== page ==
Physicists devise means for observing single atom interference over coherence length

September 11th, 2012 by Bob Yirka in Physics / General Physics
Diagram depicting the apparatus for observing a single-atom interferometer. A single atom is trapped in an optical tweezer. The florescence from the atom is coupled to an avalanche photodiode (APD) for detection, showing (bottom left) the two discrete levels of photon counts that are characteristic of collisionally blockaded loading of single atoms into an optical tweezer. A wavepacket trajectory is shown for an atom in free-fall under the influence of gravity and a light pulse atom interferometer sequence. Credit: arXiv:1208.4868v1 [physics.atom-ph]


Diagram depicting the apparatus for observing a single-atom interferometer. A single atom is trapped in an optical tweezer. The florescence from the atom is coupled to an avalanche photodiode (APD) for detection, showing (bottom left) the two discrete levels of photon counts that are characteristic of collisionally blockaded loading of single atoms into an optical tweezer. A wavepacket trajectory is shown for an atom in free-fall under the influence of gravity and a light pulse atom interferometer sequence. Credit: arXiv:1208.4868v1 [physics.atom-ph]

(Phys.org)—Researchers at Sandia National Laboratories in Albuquerque, New Mexico have succeeded in observing the interference of a single atom over a distance far greater than its coherence length using lasers and sequences of light pulses. As they describe in their paper they've uploaded to the preprint server arXiv, it's the first ever such direct observance and opens the door to offering evidence of the existence of non-Newtonian gravity at the micron scale.

The research is based on previous work that has shown that a single atom can exist in a state of (where the state of the atom is not known but is believed to exist in more than one at the same time) of two or more routes until a measurement is taken. Because of this it's possible to record an atom falling taking two different paths due to forces that cause a deviation.

To make this come about, the researchers caused a single caesium atom to become isolated after cooling using lasers and magnets. Then they directed the atom to where they wanted it to go using optical tweezers and finally shot it with another laser to cause it to exist in a predefined . Then, they let gravity take over by turning off the tweezers. As the atom fell, the researches directed pulses of light at it causing it to change its rate of descent; bumping it up or down slightly, creating an environment where two paths could be created. Another pulse caused the two paths to overlap at which point the were turned back on allowing for the atom's quantum state to be measured.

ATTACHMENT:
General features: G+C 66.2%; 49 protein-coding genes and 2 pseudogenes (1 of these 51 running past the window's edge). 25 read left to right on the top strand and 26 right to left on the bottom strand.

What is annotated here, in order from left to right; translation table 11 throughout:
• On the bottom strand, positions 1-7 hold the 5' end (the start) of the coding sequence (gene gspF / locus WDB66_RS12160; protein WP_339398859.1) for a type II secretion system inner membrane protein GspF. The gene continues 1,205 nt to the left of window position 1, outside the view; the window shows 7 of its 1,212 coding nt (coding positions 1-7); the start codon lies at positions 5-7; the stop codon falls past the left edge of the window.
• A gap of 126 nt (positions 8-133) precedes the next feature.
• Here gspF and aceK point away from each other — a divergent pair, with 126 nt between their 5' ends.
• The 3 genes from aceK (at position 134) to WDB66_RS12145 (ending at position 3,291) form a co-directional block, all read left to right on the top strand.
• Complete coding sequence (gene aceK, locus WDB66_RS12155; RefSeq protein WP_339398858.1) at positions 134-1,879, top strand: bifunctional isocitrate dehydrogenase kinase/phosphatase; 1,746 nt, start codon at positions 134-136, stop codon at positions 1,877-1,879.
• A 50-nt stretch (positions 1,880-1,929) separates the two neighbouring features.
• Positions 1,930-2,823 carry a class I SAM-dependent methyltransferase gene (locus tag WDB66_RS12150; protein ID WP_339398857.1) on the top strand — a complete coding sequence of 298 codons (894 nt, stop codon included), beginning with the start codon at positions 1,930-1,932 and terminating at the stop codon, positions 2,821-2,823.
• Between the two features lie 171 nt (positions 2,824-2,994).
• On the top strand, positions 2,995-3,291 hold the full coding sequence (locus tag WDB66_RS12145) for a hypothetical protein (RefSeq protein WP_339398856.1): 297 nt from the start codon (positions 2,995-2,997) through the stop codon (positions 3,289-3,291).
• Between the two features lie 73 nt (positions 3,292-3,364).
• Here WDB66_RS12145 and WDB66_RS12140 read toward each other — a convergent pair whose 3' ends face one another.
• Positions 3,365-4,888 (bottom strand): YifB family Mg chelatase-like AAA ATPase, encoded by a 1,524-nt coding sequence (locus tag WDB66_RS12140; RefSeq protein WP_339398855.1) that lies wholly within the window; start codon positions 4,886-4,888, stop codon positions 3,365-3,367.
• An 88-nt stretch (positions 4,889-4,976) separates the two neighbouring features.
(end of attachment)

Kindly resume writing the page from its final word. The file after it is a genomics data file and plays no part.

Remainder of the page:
To measure the phase shift between the two paths that were created, the whole procedure was repeated several hundred times resulting in a measurement of at work on the atom. By adjusting the lasers the team was able to see a clear pattern of interference emerge, which as it turned out, was 200 times more than the atom's coherence length.

The researchers suggest that because the procedure involves just a single atom, it might be possible to use it to gain further insight into forces that exist between atoms and surfaces that are conductive. They add that with further refinement, i.e. greater precision, it might be possible to show that there exists non-Newtonian gravity at the micron level.

More information: Observation of Free-Space Single-Atom Matterwave Interference, arXiv:1208.4868v1 [physics.atom-ph] arxiv.org/abs/1208.4868v1

We observe matterwave interference of a single cesium atom in free fall. The interferometer is an absolute sensor of acceleration and we show that this technique is sensitive to forces at the level of $3.2times10^{-27}$ N with a spatial resolution at the micron scale. We observe the build up of the interference pattern one atom at a time in an interferometer where the mean path separation extends far beyond the coherence length of the atom. Using the coherence length of the atom wavepacket as a metric, we directly probe the velocity distribution and measure the temperature of a single atom in free fall.

via Physics World

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"Physicists devise means for observing single atom interference over coherence length." September 11th, 2012. http://phys.org/news/2012-09-physicists-atom-coherence-length.html